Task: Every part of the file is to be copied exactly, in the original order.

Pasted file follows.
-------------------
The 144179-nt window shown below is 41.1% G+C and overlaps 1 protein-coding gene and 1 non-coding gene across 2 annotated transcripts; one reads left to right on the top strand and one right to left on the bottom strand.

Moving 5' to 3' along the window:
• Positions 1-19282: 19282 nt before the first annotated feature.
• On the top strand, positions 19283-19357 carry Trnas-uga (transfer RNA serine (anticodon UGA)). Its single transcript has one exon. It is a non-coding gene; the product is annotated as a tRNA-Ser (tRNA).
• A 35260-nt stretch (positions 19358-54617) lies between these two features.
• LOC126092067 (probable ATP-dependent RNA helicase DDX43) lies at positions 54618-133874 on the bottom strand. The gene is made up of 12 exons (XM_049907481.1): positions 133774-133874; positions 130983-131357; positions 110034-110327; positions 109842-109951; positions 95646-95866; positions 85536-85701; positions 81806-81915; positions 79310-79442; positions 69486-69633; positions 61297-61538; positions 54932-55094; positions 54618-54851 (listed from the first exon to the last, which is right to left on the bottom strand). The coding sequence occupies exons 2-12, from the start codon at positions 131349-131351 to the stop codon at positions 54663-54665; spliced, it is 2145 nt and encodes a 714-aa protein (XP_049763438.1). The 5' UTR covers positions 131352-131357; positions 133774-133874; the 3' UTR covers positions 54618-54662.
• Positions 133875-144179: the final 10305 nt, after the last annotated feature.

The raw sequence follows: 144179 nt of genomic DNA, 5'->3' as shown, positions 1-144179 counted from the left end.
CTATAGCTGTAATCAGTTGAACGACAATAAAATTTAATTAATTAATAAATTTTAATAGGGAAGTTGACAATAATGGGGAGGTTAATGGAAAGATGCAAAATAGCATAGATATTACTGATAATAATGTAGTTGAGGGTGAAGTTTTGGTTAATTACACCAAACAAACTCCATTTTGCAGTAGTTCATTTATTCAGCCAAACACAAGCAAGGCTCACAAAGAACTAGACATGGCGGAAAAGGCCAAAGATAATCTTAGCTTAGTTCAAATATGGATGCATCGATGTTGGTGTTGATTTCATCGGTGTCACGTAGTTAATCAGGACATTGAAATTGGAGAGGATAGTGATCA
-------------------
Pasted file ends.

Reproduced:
The 144179-nt window shown below is 41.1% G+C and overlaps 1 protein-coding gene and 1 non-coding gene across 2 annotated transcripts; one reads left to right on the top strand and one right to left on the bottom strand.

Moving 5' to 3' along the window:
• Positions 1-19282: 19282 nt before the first annotated feature.
• On the top strand, positions 19283-19357 carry Trnas-uga (transfer RNA serine (anticodon UGA)). Its single transcript has one exon. It is a non-coding gene; the product is annotated as a tRNA-Ser (tRNA).
• A 35260-nt stretch (positions 19358-54617) lies between these two features.
• LOC126092067 (probable ATP-dependent RNA helicase DDX43) lies at positions 54618-133874 on the bottom strand. The gene is made up of 12 exons (XM_049907481.1): positions 133774-133874; positions 130983-131357; positions 110034-110327; positions 109842-109951; positions 95646-95866; positions 85536-85701; positions 81806-81915; positions 79310-79442; positions 69486-69633; positions 61297-61538; positions 54932-55094; positions 54618-54851 (listed from the first exon to the last, which is right to left on the bottom strand). The coding sequence occupies exons 2-12, from the start codon at positions 131349-131351 to the stop codon at positions 54663-54665; spliced, it is 2145 nt and encodes a 714-aa protein (XP_049763438.1). The 5' UTR covers positions 131352-131357; positions 133774-133874; the 3' UTR covers positions 54618-54662.
• Positions 133875-144179: the final 10305 nt, after the last annotated feature.

The raw sequence follows: 144179 nt of genomic DNA, 5'->3' as shown, positions 1-144179 counted from the left end.
CTATAGCTGTAATCAGTTGAACGACAATAAAATTTAATTAATTAATAAATTTTAATAGGGAAGTTGACAATAATGGGGAGGTTAATGGAAAGATGCAAAATAGCATAGATATTACTGATAATAATGTAGTTGAGGGTGAAGTTTTGGTTAATTACACCAAACAAACTCCATTTTGCAGTAGTTCATTTATTCAGCCAAACACAAGCAAGGCTCACAAAGAACTAGACATGGCGGAAAAGGCCAAAGATAATCTTAGCTTAGTTCAAATATGGATGCATCGATGTTGGTGTTGATTTCATCGGTGTCACGTAGTTAATCAGGACATTGAAATTGGAGAGGATAGTGATCA